According to reporter Shannon Stapleton of Reuters, American Airlines announced today (April 14) that it will cancel all of its flights using the Boeing 737 MAX 8 aircraft through August 19 as the fleet remains grounded.
The airline indicated that the cancellations will affect approximately 115 flights daily, or about 1.5 percent of American’s total flights. However, the cancellations will take place during the airline’s busy summer travel period.
The actions taken by American Airlines and other airlines around the world occurred after the 737 MAX 8’s anti-stall software was implicated in the crash of an Ethiopian Airlines 737 MAX 8 on March 10 that killed 157 people.
It’s unclear when the 737 MAX, which has been grounded by some nations since mid-March (and in the U.S. by the Federal Aviation Administration on April 4), will return. The aircraft’s manufacturer, Boeing, has slowed production on the airplane and stopped deliveries as it seeks to develop a fix for what is believed to be an error in the aircraft’s anti-stall software.
On April 12, Southwest Airlines removed its fleet of 737 MAX aircraft from its schedule through August 5. United AIrlines also canceled flights of its 737 MAX aircraft through June 5.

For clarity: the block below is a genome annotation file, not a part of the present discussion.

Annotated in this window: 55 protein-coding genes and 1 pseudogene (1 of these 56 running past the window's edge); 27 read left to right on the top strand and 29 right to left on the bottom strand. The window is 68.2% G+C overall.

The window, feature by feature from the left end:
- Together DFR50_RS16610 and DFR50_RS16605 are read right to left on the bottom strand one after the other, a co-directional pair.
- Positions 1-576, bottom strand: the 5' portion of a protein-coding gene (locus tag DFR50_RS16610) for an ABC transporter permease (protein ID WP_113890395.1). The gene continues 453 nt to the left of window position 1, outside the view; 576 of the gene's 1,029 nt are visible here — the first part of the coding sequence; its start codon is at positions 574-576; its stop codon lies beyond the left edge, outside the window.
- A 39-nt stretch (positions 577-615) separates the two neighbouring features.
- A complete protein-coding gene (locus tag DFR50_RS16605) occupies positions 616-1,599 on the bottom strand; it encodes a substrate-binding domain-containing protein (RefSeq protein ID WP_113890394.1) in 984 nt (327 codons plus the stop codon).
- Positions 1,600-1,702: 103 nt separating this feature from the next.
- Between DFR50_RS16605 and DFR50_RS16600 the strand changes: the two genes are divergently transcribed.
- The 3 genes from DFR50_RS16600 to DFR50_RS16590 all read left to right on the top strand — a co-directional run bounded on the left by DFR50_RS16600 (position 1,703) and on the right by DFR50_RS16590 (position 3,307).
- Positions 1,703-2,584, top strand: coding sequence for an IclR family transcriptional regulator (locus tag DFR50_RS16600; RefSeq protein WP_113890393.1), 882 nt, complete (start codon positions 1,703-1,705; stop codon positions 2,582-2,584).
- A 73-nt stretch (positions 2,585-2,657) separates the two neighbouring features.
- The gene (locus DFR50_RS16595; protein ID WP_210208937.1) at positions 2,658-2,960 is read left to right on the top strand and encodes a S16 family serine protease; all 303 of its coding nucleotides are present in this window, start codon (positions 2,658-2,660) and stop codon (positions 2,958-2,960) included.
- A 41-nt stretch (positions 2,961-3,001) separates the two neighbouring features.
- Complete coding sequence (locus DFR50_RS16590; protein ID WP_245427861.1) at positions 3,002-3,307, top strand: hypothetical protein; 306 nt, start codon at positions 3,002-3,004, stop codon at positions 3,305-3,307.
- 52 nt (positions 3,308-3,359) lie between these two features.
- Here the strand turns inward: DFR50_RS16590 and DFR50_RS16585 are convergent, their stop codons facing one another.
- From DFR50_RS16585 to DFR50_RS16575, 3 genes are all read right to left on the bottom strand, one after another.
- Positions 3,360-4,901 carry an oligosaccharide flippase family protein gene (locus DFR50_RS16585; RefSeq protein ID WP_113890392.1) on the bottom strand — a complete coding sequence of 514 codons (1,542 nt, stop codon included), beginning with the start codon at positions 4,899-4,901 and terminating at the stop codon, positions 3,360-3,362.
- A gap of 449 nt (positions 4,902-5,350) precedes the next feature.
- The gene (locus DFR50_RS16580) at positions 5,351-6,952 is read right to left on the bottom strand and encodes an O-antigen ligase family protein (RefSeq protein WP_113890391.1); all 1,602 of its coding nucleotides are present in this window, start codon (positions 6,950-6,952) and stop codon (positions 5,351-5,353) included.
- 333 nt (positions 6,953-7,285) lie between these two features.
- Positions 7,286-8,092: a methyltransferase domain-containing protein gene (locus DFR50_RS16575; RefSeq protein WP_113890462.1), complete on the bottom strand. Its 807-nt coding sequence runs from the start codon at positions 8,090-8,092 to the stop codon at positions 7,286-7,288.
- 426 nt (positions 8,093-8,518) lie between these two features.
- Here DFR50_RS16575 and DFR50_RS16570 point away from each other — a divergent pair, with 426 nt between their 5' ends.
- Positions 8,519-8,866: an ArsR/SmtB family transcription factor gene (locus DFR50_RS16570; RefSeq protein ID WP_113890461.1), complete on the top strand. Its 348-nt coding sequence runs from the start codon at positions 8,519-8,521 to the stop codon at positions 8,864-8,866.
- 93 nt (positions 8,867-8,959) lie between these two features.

Earlier today, American Airlines CEO Doug Parker and President Robert Isom sent the following to American employees: “We remain confident that the impending software updates, along with the new training elements Boeing is developing for the MAX, will lead to recertification of the aircraft soon.”
By cancelling flights through August 19, Parker wrote to employees that the move will help the airline plan for the year’s peak travel season.
According to the FAA, there are approximately 350 Boeing 737 MAX 8 aircraft in operation worldwide, belonging to 54 operators. However, Boeing had booked orders for more than 4,700 737 MAX 8 aircraft before the crashes and the subsequent grounding of the airplanes
Meanwhile, Boeing stated on April 11, that it has safely completed 96 flights of the 737 MAX with updated software. As major airlines continue to extend cancellations, Boeing is likely to submit its improved software to the FAA in the near future.
FreightWaves will continue to update the saga of the Boeing 737 MAX as new developments occur.